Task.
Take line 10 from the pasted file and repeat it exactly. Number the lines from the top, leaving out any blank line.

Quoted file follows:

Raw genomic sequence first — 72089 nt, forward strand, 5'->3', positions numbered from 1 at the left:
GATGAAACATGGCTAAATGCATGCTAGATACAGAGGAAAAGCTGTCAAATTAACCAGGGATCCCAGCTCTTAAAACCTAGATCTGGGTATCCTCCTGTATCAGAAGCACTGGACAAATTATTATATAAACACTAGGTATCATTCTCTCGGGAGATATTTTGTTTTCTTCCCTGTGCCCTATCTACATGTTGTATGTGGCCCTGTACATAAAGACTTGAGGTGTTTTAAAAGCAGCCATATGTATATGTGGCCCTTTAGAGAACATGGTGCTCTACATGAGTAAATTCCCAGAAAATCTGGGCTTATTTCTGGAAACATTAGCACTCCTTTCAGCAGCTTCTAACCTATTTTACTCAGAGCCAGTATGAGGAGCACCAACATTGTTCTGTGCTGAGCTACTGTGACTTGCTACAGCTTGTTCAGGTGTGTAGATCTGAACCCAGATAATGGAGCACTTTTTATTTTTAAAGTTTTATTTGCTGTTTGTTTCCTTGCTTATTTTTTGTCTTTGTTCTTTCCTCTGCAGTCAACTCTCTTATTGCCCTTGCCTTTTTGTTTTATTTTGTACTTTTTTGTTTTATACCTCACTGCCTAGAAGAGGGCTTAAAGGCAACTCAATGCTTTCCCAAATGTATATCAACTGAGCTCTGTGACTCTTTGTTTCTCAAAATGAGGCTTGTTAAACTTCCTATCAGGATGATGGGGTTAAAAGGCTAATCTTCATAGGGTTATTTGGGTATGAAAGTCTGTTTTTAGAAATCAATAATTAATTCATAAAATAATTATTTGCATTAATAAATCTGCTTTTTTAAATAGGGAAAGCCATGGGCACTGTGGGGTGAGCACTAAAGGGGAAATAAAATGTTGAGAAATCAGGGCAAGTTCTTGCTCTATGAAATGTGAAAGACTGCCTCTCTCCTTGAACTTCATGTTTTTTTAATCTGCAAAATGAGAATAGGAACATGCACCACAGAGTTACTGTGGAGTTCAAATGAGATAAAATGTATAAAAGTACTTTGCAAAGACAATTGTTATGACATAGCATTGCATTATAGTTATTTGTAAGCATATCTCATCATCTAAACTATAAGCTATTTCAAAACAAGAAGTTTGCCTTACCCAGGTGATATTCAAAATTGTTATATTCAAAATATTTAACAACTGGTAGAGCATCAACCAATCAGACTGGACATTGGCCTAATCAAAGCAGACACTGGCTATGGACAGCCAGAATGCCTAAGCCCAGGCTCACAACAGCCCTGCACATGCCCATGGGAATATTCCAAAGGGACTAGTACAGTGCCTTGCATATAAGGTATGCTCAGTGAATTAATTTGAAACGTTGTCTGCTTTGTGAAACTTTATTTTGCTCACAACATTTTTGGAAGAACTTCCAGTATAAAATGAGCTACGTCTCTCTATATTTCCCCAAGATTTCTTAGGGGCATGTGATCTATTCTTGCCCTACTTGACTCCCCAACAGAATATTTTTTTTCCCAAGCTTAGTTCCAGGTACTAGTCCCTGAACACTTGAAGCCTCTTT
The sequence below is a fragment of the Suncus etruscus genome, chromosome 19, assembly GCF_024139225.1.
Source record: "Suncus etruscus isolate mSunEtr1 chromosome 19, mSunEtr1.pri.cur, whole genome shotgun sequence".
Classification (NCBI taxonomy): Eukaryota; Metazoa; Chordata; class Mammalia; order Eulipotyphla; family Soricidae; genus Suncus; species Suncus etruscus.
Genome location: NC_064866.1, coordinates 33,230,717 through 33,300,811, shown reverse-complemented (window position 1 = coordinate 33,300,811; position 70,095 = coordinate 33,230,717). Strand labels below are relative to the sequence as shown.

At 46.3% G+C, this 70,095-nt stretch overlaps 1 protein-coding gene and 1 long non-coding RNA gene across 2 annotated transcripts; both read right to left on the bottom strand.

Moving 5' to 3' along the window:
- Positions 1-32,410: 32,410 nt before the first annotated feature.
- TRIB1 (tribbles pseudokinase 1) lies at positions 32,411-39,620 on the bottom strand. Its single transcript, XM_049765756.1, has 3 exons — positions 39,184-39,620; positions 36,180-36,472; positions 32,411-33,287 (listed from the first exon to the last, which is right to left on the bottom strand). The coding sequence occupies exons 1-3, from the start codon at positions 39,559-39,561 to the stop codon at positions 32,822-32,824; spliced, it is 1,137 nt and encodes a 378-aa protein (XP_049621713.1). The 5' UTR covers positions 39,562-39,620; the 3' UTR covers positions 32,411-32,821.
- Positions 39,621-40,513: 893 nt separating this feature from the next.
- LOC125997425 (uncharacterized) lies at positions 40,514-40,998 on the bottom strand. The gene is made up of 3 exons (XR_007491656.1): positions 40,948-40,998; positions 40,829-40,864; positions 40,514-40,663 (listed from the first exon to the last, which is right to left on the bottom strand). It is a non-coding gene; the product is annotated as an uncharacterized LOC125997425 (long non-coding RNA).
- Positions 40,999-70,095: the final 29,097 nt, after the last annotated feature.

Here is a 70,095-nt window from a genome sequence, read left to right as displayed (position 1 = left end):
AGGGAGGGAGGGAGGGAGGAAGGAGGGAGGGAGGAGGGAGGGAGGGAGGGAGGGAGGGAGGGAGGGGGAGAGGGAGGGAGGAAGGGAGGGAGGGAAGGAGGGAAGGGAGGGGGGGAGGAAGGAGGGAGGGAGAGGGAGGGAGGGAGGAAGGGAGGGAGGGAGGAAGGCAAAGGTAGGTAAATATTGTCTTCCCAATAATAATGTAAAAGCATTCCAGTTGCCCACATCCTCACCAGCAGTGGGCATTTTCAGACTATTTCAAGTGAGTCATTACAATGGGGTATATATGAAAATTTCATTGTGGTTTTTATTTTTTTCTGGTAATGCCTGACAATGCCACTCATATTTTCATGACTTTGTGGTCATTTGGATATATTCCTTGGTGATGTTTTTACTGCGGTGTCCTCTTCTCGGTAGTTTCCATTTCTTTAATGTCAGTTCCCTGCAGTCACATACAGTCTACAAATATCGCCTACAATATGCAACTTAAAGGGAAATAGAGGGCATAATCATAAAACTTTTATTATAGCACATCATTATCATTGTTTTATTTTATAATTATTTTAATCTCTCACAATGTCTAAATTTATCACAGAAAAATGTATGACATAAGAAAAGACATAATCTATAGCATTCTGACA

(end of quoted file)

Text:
- TRIB1 (tribbles pseudokinase 1) lies at positions 32,411-39,620 on the bottom strand. Its single transcript, XM_049765756.1, has 3 exons — positions 39,184-39,620; positions 36,180-36,472; positions 32,411-33,287 (listed from the first exon to the last, which is right to left on the bottom strand). The coding sequence occupies exons 1-3, from the start codon at positions 39,559-39,561 to the stop codon at positions 32,822-32,824; spliced, it is 1,137 nt and encodes a 378-aa protein (XP_049621713.1). The 5' UTR covers positions 39,562-39,620; the 3' UTR covers positions 32,411-32,821.